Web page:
Protection of horses The risk of Hendra virus infection in horses is higher in those situations where horses are kept outdoors in areas where flying foxes are known to inhabit. Flying foxes often visit properties where native eucalypts, bottlebrushes, lilli-pillies, figs and melaleucas are flowering. Blossoms are their primary source of food. They will also feed on palm seeds and exotic fruits when native food is less abundant.
Horse owners/trainers should follow these steps to protect their horses:
• Place feed and water containers under cover if possible • Do not place feed and water containers under trees, particularly if flying foxes are attracted to those trees. • Do not use feed that might be attractive to flying foxes if they are known to be in the area. Fruit and vegetables (e.g. apples, carrots) or anything sweet (e.g. molasses) may attract flying foxes. • If possible, remove horses from paddocks where flowering or fruiting trees have resulted in a temporary surge in flying fox numbers. Return the horses after the trees have stopped flowering or fruiting. • If removal of horses from paddocks is not possible, restrict their access to the areas where the flying foxes are active and for the period of time they are present (e.g., by fencing off trees where the animals roost or where they gather while flowers and fruit are present). • Particularly in high risk areas, vaccination of horses should be considered.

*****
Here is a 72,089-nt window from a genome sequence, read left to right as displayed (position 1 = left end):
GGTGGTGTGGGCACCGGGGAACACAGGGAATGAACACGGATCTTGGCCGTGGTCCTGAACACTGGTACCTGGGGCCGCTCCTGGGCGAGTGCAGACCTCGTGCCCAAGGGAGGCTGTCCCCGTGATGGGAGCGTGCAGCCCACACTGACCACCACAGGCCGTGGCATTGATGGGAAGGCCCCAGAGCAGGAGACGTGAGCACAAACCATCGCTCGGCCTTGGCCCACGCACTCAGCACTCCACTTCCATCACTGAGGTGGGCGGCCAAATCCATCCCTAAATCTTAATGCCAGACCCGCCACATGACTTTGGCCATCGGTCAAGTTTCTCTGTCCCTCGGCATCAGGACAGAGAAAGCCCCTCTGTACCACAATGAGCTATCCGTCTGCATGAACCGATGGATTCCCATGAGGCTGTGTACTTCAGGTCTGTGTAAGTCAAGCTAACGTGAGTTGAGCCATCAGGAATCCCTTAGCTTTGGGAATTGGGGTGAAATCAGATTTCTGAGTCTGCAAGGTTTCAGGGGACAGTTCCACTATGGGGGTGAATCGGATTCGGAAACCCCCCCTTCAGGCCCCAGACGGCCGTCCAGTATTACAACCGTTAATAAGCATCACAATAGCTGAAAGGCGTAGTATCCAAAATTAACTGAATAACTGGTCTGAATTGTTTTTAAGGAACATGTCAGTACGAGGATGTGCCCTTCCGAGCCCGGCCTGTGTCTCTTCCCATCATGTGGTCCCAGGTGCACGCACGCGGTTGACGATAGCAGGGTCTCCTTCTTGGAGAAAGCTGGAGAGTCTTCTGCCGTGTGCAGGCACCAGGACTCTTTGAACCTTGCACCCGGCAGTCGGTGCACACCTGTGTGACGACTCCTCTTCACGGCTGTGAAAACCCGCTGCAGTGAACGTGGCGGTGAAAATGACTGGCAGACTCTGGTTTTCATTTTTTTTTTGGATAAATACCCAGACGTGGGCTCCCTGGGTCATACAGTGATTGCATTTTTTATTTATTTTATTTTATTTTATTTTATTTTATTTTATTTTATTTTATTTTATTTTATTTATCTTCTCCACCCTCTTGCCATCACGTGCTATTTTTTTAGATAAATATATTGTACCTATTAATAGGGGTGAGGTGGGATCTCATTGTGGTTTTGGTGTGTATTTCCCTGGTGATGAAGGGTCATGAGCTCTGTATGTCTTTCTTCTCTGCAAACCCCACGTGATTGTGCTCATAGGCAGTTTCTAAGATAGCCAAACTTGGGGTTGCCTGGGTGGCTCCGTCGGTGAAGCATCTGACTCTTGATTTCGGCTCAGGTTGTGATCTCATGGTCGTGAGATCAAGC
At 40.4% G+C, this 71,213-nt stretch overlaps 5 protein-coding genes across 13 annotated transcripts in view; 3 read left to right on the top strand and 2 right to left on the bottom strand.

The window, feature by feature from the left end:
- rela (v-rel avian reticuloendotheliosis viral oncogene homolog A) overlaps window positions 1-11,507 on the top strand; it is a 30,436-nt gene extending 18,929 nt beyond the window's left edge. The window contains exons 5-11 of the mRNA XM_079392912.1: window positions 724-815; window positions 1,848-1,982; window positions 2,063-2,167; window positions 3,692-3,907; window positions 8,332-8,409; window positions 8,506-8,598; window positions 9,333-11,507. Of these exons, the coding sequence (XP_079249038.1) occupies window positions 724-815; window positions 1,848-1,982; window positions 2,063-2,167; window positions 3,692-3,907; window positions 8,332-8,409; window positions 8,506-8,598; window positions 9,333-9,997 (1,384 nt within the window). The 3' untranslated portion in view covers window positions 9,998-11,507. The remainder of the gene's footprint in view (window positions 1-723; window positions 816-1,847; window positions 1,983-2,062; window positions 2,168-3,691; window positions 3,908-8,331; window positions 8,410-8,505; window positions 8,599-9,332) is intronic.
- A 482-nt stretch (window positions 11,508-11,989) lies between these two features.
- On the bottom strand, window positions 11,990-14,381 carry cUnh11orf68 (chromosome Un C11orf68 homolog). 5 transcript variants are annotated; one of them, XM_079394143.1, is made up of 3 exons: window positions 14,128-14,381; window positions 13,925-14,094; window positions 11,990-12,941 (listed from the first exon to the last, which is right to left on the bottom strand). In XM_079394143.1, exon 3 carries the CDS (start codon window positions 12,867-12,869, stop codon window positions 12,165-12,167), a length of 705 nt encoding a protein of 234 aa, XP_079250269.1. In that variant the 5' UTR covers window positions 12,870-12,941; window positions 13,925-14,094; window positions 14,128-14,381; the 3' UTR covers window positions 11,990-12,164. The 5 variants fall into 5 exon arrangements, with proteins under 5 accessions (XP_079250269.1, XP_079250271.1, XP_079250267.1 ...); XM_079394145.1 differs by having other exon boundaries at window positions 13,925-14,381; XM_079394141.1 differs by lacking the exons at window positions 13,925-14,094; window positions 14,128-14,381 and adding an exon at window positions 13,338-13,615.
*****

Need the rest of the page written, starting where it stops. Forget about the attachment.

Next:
Racehorses returning from spelling properties Horses returning to a racing stable from a spelling property, particularly any located in coastal northern NSW or Queensland, potentially pose a greater Hendra infection risk than horses already in the stable. Trainers should ascertain the level of risk of Hendra virus infection at the spelling properties from which their horses are returning to their racing stable, and to check their vaccination status.